U.S. Secretary of State Antony Blinken expressed “alarm” Monday over reports that forces from Ethiopia’s Tigray region have advanced into Dessie and Kombolcha, two towns in the neighboring Amhara region. 

“All parties must stop military operations and begin ceasefire negotiations without preconditions,” Blinken wrote in a Twitter post. 

The Ethiopian government accused the Tigrayan forces Monday of carrying out large-scale killings and destruction of property. 

“The terrorist [Tigray People’s Liberation Front] TPLF group has infiltrated into Kombolcha at night killing more than 100 young people,” the federal government’s spokesperson, Legesse Tulu, said in a statement posted on Fana Broadcasting Corporate, the state-owned media. 

“The terrorist group has destroyed private and public property in the cities of Dessie and Kombolcha,” the statement read in Amharic. 

VOA could not independently verify the government’s accusation. A request sent to Billene Seyoum, the prime minister’s spokeswoman, went unanswered.

Speaking to the Reuters news agency on a satellite phone from an undisclosed location, TPLF spokesperson Getachew Reda denied government allegations that civilians were killed. He said Tigrayan forces “don’t have to kill the youth,” and that “there was no resistance in Kombolcha.” 

Gen. Tsadkan Gebretensae, a member of the Tigrayan forces’ central command, said Monday that the government isn’t giving Tigray any choice but to fight.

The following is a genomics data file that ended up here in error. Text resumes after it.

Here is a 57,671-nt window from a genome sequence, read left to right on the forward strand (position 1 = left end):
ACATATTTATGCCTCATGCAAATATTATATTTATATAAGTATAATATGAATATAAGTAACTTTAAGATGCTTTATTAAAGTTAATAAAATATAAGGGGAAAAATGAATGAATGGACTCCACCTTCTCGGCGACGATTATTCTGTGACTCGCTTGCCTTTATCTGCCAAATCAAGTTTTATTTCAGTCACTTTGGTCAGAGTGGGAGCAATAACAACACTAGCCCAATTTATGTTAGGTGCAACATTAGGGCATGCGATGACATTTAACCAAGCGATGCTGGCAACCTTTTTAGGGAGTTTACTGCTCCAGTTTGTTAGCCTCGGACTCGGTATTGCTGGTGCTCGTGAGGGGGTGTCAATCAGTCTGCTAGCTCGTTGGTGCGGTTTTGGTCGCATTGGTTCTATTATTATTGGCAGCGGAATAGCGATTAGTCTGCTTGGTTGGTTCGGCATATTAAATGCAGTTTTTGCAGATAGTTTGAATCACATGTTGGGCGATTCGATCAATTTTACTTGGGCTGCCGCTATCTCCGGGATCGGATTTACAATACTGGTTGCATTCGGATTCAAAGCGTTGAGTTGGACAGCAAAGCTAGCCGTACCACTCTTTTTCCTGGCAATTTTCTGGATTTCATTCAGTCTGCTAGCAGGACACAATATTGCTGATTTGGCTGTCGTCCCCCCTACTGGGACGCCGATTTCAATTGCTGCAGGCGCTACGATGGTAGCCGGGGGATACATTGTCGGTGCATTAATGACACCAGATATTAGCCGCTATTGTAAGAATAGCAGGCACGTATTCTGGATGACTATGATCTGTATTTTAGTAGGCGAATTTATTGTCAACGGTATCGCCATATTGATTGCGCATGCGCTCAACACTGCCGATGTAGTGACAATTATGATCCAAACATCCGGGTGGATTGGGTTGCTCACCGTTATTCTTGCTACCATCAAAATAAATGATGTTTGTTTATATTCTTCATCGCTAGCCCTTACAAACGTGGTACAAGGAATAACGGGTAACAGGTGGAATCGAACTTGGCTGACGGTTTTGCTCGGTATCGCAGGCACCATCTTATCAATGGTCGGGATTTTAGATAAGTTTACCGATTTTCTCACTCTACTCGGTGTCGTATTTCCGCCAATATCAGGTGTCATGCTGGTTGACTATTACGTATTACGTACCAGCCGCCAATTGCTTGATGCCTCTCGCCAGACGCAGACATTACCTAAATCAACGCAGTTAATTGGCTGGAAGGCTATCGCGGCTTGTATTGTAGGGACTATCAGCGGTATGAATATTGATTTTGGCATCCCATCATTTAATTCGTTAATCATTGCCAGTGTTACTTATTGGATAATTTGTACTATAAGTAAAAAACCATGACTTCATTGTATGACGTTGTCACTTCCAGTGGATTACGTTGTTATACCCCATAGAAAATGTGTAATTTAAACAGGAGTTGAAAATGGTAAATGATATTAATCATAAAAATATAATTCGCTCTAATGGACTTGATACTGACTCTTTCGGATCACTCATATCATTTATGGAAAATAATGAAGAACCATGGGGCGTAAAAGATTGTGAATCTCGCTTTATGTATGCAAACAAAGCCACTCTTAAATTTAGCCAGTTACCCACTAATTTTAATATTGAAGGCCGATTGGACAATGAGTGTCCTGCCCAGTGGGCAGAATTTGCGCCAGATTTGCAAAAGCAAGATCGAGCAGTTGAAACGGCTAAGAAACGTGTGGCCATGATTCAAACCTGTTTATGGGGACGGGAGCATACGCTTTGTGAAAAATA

On Sunday, Prime Minister Abiy Ahmed appeared to issue a general call to arms to the public, saying all Ethiopians should “march … with any weapon and resources they have to defend, repulse and bury the terrorist TPLF.”

“They [the federal government] are not giving us other opportunities,” Tsadkan said in an interview with Tigray TV, the regional state-owned media. “They want us to end this through war. So, it will end through war and obstacles that were in place to end this through war are clearing now.” 

The Oromo Liberation Army, or the OLA, another group fighting the federal government, claimed that it had seized the town of Kemise, located 53 kilometers south of Kombolcha. Both labeled by the government as terrorist groups, Tigrayan forces and the OLA have come together in the fight against the central government. 

The conflict that began in November 2020 between the federal government and TPLF has claimed thousands of lives and displaced millions. The United Nations says about 2.5 million people have fled their homes, many seeking refuge in neighboring countries such as Sudan. 

The U.N. has said more than 5 million people need humanitarian assistance but that it has not had access to Tigray for two weeks. “No convoys with humanitarian supplies have entered Tigray since 18 October. Fuel for the humanitarian response has not entered since early August,” said a report from the U.N. Office for the Coordination of Humanitarian Affairs.

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